Therefore Acontius, fairest of boys, straightaway you were considering one of two things, marrige or death. However, having wounded someone, Eros always weaves some incredible contrivance; for you he proposed a novel plan, perhaps in respect for your beauty. At all events, as soon as you saw the girl sitting in the Artemision, you picked an apple from the garden of Aphrodite, writing a deceptive phrase on it, and stealthily rolled it in front of the feet of her maid. Amazed by its great size and color, she picked it up, being at a loss as to which absent-minded one of the girls had dropped it from the folds of her robe. "Are you sacred, Apple?" she asked. "What letters are engrave around you? What do you mean to say? Take the apple, mistress, I have not seen one like it. How exceedingly large, how fiery in color, how rose-red. How truly sweet-smelling, it pleases the senses even from afar. Tell me, dearest, what it this written around it?" Taking it and running her eyes over the inscription, she read aloud what it contained as follows, "By Artemis I will marry Acontius." Still completing the oath— involuntary and false as it was— she threw away the amorous snare, blushing, leaving half-spoken the word at the end, as it mentioned marriage, which an honorable maiden would blush at even if another were speaking. And her face became so red, that it seemed a meadow of roses bloomed on her cheeks, and this redness didn't differ at all from her lips. The girl spoke, Artemis heard; and the goddess, even being a maiden, took part in your marriage, Acontius.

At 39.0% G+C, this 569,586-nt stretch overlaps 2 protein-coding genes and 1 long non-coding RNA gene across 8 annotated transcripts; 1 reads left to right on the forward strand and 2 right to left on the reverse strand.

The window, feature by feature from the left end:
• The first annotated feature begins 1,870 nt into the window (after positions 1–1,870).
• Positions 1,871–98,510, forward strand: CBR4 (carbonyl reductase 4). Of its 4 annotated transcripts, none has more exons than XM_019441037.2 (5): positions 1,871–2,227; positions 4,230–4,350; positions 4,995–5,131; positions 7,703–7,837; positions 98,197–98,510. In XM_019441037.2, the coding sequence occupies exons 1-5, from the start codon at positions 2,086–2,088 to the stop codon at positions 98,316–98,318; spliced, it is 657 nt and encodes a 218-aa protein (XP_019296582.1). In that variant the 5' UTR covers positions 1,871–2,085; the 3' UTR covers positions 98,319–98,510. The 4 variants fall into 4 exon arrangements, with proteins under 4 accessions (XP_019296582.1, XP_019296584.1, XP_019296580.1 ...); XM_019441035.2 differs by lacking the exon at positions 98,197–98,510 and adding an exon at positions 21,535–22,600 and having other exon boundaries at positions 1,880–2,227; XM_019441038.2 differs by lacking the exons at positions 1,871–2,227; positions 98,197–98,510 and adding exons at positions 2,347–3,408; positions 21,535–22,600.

Meanwhile, the wretched boy—but it is not easy to narrate either a mighty wave of the sea or the rising swell of desire. The nights supplied only tears, not sleep, for the boy. For, being ashamed to weep duriong the day, he stored up his tears for the nights. His limbs wasted away and his skin withered with despair, his look terribly faint, he feared to be seen and went to the country upon all kinds of excuses, fleeing his father. As a result, his wittier peers called him Laertes, supposing the young man had become a farmer. But Acontius didn't care about a vineyard or spade, only sitting and addressing oak or elm trees thus, "If only, trees, you were to have a mind and voice so as to say 'Cydippe is beautiful.' At least you may bear carved upon your bark so many letters as to name Cydippe beautiful. Cydippe, if only I could soon call you beautiful and, similarly, faithful to your oath, lest Artemis shoot and kill you with her avenging arrow. But let the cover remain lying on her quiver. O unlucky me. Why have I exposed you to this fear; it is said that the goddess attacks wrong-doers terribly, but exacts vengence more bitterly from those who are neglectful of their oaths most of all. Would that you are faithful to your oath, just as I prayed, would that. . .But if it happens, which it is not auspicious to speak about, let Artemis be gentle to you, maiden; for the cause of the perjury should be punished, not you. I will only learn that you have had a care for the message, and freeing my spirit from the hurricane of you, I will be as careless of my blood as if it were water pouring out. But dearest trees, resting palces for the sweet-sounding birds, is there even for you desire like this, does the cypress perhaps also love the pine or any other tree another? I don't think so by Zeus. For you wouldn't simply shed your leaves; and yearning would not pluck your glory, the foliage, from your branches, but would penetrate you with fire sinking as far as your trunk and roots."